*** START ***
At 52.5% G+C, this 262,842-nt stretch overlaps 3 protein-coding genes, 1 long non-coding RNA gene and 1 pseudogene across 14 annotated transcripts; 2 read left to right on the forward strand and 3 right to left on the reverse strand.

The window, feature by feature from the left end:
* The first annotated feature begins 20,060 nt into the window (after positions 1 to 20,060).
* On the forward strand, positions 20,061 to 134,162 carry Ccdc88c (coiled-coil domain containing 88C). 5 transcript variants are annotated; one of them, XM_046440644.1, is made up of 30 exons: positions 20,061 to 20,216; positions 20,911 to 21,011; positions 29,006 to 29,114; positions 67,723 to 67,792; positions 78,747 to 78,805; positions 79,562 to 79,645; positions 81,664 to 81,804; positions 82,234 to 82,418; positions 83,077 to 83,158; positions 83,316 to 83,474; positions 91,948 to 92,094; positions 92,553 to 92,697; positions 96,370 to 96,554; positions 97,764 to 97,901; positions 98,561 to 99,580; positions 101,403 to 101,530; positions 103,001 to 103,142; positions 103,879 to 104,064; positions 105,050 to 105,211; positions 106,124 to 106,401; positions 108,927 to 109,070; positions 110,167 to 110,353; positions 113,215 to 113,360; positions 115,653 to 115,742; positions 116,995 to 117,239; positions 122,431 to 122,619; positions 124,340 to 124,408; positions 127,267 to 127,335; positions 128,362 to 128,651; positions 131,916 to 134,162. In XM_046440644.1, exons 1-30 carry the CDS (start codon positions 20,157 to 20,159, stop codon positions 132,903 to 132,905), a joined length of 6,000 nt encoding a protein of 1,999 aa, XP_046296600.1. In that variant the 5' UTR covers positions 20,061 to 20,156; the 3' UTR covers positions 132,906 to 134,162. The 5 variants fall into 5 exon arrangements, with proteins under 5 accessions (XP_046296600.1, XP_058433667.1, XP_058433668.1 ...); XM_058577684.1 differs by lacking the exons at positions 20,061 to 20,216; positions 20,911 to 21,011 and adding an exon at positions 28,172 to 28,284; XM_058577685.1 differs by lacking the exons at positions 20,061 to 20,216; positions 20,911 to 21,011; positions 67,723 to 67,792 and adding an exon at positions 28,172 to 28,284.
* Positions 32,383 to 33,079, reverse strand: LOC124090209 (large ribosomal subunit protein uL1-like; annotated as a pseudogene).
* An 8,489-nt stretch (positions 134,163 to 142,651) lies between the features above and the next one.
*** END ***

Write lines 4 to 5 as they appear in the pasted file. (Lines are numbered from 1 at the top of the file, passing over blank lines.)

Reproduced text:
* On the forward strand, positions 20,061 to 134,162 carry Ccdc88c (coiled-coil domain containing 88C). 5 transcript variants are annotated; one of them, XM_046440644.1, is made up of 30 exons: positions 20,061 to 20,216; positions 20,911 to 21,011; positions 29,006 to 29,114; positions 67,723 to 67,792; positions 78,747 to 78,805; positions 79,562 to 79,645; positions 81,664 to 81,804; positions 82,234 to 82,418; positions 83,077 to 83,158; positions 83,316 to 83,474; positions 91,948 to 92,094; positions 92,553 to 92,697; positions 96,370 to 96,554; positions 97,764 to 97,901; positions 98,561 to 99,580; positions 101,403 to 101,530; positions 103,001 to 103,142; positions 103,879 to 104,064; positions 105,050 to 105,211; positions 106,124 to 106,401; positions 108,927 to 109,070; positions 110,167 to 110,353; positions 113,215 to 113,360; positions 115,653 to 115,742; positions 116,995 to 117,239; positions 122,431 to 122,619; positions 124,340 to 124,408; positions 127,267 to 127,335; positions 128,362 to 128,651; positions 131,916 to 134,162. In XM_046440644.1, exons 1-30 carry the CDS (start codon positions 20,157 to 20,159, stop codon positions 132,903 to 132,905), a joined length of 6,000 nt encoding a protein of 1,999 aa, XP_046296600.1. In that variant the 5' UTR covers positions 20,061 to 20,156; the 3' UTR covers positions 132,906 to 134,162. The 5 variants fall into 5 exon arrangements, with proteins under 5 accessions (XP_046296600.1, XP_058433667.1, XP_058433668.1 ...); XM_058577684.1 differs by lacking the exons at positions 20,061 to 20,216; positions 20,911 to 21,011 and adding an exon at positions 28,172 to 28,284; XM_058577685.1 differs by lacking the exons at positions 20,061 to 20,216; positions 20,911 to 21,011; positions 67,723 to 67,792 and adding an exon at positions 28,172 to 28,284.
* Positions 32,383 to 33,079, reverse strand: LOC124090209 (large ribosomal subunit protein uL1-like; annotated as a pseudogene).